For the past week, members of the Sinixt Nation have maintained a peaceful encampment on Mt Sentinel logging road at Pass Creek, British Columbia. Despite being declared officially extinct by the Canadian government in 1956, their very real presence is blocking the A.F. Timber Company from ‘harvesting’ 15,250 square meters of timber on unceded Sinixt territory without proper consultation.
According to Dennis Zarelli, Sinixt communications liason, discussions between the Sinixt and contractors have been “pretty diplomatic” since the camp was established.
The Sinixt Nation’s primary quarrel is not with A.F. Timber Co. or their employer, Porcupine Wood Products of Salmo, but with BC Timber Sales, who awarded these companies the license to build 1.8km of roads and cut timber without consulting the Sinixt.
Bill Kestell, Porcupine Wood Products’ woodland manager, said no logging had taken place before the cultural encampment appeared, and conveyed both his company’s frustration and the determination of the Sinixt People:
They admit their fight is not with us, but we’re the ones who can’t go to work. The local contractor (A.F.Timber Co.) depends on logging to earn a living, but there’s nothing they can do. The people seem pretty intent on staying there.
“We realize this is causing hardships, but we’re not responsible for that” says Zarelli. “The government is responsible for making sure First Nations consultations have been addressed.”
In the case of Pass Creek, the Ministry of Forests reports that BC Timber Sales failed to engage with the Sinixt despite consulting a number of other First Nation groups with territorial claims in the area. However, the company does not have the same legal obligation to consult the Sinixt as they remain unrecognized by provincial and federal government agencies, having been declared officially ‘extinct’ by Canada in 1956 under the Indian Act.
The Ministry subsequently commented that the Sinixt had the opportunity to input on the licensing process like other members of the public, belying the Sinixt’s millennial connection to their lands while failing to address the root cause of the Sinixt’s logging blockade–namely, their three decade-long struggle for the correction of their ‘extinction’ status, the recognition of the Sinixt First Nation, and the extension of their rights.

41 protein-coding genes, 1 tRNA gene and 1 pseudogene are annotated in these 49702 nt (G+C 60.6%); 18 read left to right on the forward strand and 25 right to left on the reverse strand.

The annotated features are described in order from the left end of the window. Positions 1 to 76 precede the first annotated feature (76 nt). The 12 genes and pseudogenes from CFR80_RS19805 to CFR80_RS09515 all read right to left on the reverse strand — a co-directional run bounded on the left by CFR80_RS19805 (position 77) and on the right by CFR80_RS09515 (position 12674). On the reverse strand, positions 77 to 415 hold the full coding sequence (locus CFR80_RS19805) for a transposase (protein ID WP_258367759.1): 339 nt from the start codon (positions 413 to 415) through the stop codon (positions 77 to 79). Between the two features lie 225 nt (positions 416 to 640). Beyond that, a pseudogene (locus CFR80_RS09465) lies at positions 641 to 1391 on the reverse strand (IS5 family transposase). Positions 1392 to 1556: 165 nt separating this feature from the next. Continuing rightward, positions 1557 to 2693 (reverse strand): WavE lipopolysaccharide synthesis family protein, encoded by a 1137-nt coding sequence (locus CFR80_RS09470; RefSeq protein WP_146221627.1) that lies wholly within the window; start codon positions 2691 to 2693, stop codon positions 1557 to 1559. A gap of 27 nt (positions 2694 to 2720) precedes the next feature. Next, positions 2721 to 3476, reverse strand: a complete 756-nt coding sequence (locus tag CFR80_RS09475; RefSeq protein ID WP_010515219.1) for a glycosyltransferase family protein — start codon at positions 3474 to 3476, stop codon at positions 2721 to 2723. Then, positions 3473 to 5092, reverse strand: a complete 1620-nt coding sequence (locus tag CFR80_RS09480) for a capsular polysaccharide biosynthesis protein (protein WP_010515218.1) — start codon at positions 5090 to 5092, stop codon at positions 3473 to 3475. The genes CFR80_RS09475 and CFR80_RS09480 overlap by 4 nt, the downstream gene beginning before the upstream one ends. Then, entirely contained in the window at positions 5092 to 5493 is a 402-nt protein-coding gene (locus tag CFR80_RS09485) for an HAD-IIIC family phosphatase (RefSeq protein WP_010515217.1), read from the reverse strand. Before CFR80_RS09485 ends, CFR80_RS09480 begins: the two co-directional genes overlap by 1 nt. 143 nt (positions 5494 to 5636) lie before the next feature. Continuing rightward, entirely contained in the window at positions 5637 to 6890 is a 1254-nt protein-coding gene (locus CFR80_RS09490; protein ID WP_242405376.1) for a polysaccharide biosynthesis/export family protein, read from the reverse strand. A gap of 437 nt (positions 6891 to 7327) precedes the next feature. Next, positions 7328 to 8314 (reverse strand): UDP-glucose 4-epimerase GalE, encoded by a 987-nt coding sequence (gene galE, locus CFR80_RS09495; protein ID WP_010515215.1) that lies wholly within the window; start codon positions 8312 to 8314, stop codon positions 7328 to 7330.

Pass Creek represents only the latest standoff in the Sinixt’s quest for recognition. BC Timber Sales also failed to consult them over a logging license given to Sunshine Logging of Kaslo at Slhu7kin or Perry Ridge, a biodiverse cultural wetland. The Sinixt maintain a cultural encampment there despite receiving a Notice of Trespass on Crown Land, and losing a 2011 court case to prevent the logging.
Both Pass Creek and Perry Ridge are sites of archaeological importance, demonstrating the Sinixt’s historic presence in their territory. Straddling the US-Canada border and stretching from the peaks of the Rocky Mountains to the Arrow Lakes, Slocan Valley and Columbia River, the Sinixt contend that their traditional territory encompasses all Interior Salish lands.
Zarelli describes the area currently under Sinixt protection at Pass Creek as “archaeologically sensitive” with many “undocumented sites beneficial to everybody”.
Due in part to the Sinixt’s work in recognizing these archaeological sites, and also in protecting them, they have won recognition from some crown authorities in recent years, including BC Parks, BC Hydro and Fortis BC. However, stand-offs and protests such as that at Pass Creek are likely to continue as long as the Sinixt’s extinction status remains, and their connection to their land goes unrecognized.
“It’s a deep issue for everyone and we’ll see if truth prevails or ignorance continues,” says Zarelli.
The Sinixt say they will remain at their camp at Mt Sentinel until their right to consultation, land and culture is respected as a First Nation; one that has never relinquished it’s land rights to any organization or government.